The companies are part of four consortia preparing to apply for licenses to operate retail payments and settlement systems in the country, people familiar with the matter said. More companies could band together before a March 31 application deadline.
In a market where cash is still king, digital payments are quickly gaining ground as India's 1.3 billion people are starting to embrace online shopping and services such as online gaming and streaming. With Credit Suisse Group predicting $1 trillion in online payments in India in 2023, the companies chosen to enable such transactions stand to reap lucrative commissions.
"India's mobile digital payments is seeing huge growth in a post-pandemic world," said Vijay Shekhar Sharma, founder and chief executive officer of New Delhi-based payment provider Paytm. "It's a good time to open up more diverse payments solutions and keep the momentum going."
One of the consortia consists of Amazon, Visa, Indian retail banks ICICI Bank and Axis Bank as well as fintech startups Pine Labs and BillDesk. Another group is led by billionaire Mukesh Ambani's Reliance Industries and its partners Facebook and Google, which together agreed to invest more than $10 billion in Reliance's digital services unit last year.
Sharma's Paytm heads a group that includes ride-hailing startup Ola and at least five other companies. The fourth consortium consists of Tata Group, Mastercard, telecom operator Bharti Airtel and retail banks Kotak Mahindra Bank and HDFC Bank.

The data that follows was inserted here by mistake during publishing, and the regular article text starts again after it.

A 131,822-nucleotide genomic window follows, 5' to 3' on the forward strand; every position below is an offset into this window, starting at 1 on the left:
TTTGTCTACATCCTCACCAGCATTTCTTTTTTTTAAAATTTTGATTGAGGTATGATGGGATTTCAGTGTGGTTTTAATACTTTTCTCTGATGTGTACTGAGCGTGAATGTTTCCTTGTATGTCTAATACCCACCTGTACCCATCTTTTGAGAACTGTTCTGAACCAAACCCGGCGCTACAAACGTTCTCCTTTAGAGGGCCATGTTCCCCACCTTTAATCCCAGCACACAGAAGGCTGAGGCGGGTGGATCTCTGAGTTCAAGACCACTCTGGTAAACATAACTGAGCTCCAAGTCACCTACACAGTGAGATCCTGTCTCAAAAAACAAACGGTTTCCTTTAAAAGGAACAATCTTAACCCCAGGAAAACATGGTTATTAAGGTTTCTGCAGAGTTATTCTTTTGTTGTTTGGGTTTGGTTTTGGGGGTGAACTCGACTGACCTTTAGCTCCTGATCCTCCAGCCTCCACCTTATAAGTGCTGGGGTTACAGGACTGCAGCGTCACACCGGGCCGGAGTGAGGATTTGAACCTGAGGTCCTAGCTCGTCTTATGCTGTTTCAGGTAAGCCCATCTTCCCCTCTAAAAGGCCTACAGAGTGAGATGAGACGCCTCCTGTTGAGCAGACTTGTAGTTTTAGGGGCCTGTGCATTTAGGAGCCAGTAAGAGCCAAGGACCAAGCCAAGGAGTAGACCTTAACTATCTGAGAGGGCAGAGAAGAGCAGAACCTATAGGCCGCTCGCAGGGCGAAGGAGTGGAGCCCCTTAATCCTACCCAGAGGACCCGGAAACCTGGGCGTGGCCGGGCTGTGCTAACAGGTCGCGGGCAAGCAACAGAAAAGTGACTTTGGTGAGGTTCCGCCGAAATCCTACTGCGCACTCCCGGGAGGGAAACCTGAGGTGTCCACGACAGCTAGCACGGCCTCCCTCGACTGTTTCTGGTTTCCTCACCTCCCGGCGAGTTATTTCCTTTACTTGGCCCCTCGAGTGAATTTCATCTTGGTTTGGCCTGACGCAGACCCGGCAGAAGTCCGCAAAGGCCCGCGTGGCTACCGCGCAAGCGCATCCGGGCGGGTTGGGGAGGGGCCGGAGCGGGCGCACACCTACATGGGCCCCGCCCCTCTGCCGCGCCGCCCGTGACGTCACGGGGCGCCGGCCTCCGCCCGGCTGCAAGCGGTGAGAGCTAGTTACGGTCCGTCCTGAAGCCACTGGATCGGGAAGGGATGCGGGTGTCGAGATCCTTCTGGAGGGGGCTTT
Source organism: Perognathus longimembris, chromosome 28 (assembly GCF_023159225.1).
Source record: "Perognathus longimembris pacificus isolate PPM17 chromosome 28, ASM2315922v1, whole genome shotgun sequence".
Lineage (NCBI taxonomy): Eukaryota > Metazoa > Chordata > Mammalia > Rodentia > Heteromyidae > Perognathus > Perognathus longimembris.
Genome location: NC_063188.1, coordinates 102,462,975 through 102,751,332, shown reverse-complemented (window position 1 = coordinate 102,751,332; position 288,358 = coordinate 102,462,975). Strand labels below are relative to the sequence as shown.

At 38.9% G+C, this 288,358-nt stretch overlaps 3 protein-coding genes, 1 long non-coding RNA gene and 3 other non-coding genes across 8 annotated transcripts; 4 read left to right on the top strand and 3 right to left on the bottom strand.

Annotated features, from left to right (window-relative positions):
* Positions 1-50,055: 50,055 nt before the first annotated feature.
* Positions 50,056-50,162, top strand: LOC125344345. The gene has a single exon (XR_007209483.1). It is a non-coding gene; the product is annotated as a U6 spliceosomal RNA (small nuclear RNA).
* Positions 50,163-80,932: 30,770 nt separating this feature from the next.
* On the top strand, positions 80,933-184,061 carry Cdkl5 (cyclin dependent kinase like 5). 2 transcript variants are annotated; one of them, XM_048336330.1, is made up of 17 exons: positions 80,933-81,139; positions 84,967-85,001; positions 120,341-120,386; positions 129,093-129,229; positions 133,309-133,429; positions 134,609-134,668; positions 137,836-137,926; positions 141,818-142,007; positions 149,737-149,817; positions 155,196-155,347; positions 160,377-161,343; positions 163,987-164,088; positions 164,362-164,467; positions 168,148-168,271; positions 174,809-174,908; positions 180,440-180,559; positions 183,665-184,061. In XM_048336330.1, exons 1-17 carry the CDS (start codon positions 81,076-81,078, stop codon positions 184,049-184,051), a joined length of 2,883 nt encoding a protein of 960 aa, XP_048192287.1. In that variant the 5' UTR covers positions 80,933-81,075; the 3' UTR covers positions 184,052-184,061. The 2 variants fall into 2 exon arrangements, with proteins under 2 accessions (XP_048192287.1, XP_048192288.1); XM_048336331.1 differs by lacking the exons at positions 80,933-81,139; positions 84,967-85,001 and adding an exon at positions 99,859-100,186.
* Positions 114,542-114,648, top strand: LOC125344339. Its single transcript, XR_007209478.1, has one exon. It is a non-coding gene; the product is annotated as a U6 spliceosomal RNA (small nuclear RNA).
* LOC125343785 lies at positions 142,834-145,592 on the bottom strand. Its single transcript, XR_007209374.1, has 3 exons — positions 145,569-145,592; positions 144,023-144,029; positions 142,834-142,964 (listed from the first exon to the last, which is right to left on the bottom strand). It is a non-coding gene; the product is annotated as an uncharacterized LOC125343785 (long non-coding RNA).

Sharma, a spokeswoman for Tata Group and a spokesman for Google declined to comment on the potential bidders. Amazon and Facebook didn't respond to emailed questions.
The contest is fierce as regulator Reserve Bank of India is expected to give just one or two licenses, as implied in its notification inviting bids. The process to decide the winners could take at least six months and it could be a further year or more before the systems and solutions come into use.
The winners will take on National Payments Corporation of India, the sole pioneering umbrella organization backed by more than 50 retail banks. Its Unified Payments Interface, or UPI, protocol debuted in 2016 and set the digital payments arena afire by allowing users to link their phone numbers to their bank accounts. That made transferring and receiving money via apps as easy as sending a text message, allowing large scale and high volumes of transactions to happen at minimal cost.
"The regulator probably doesn't want concentration risk as the UPI backbone has become critical to the economy," said Nandan Nilekani, who conceived and built a biometric identity database the system uses to identify users. "With more licensees and these systems presumably being able to operate seamlessly with each other, the aim seems to be to reinvigorate innovation and push digital payments even deeper into the country," said Nilekani, co-founder and chairman of IT services company Infosys Ltd.
Though commissions on digital payments are thin, the volume is potentially huge as India tries to reduce its reliance on cash. Card and mobile payments represented only 21% of $781 billion in retail purchases at brick-and-mortar stores in 2019, according to an estimate by S&P Global Market Intelligence.
The new licensees could make money by charging businesses transaction fees. They can also break new territory by setting up and operating ATMs, point-of-sale systems, remittance services and new innovative payment solutions.
"There seems to be a prime mix of regulatory support and innovation attracting investors to the space right now," said Anis Uzzaman, general partner and chief executive officer of Silicon Valley-based Pegasus Tech Ventures, an investor in Robinhood and other fintech startups. "A new generation of entrepreneurs is grabbing the opportunity."
Published : March 04, 2021
By : Syndication Washington Post, Bloomberg · Saritha Rai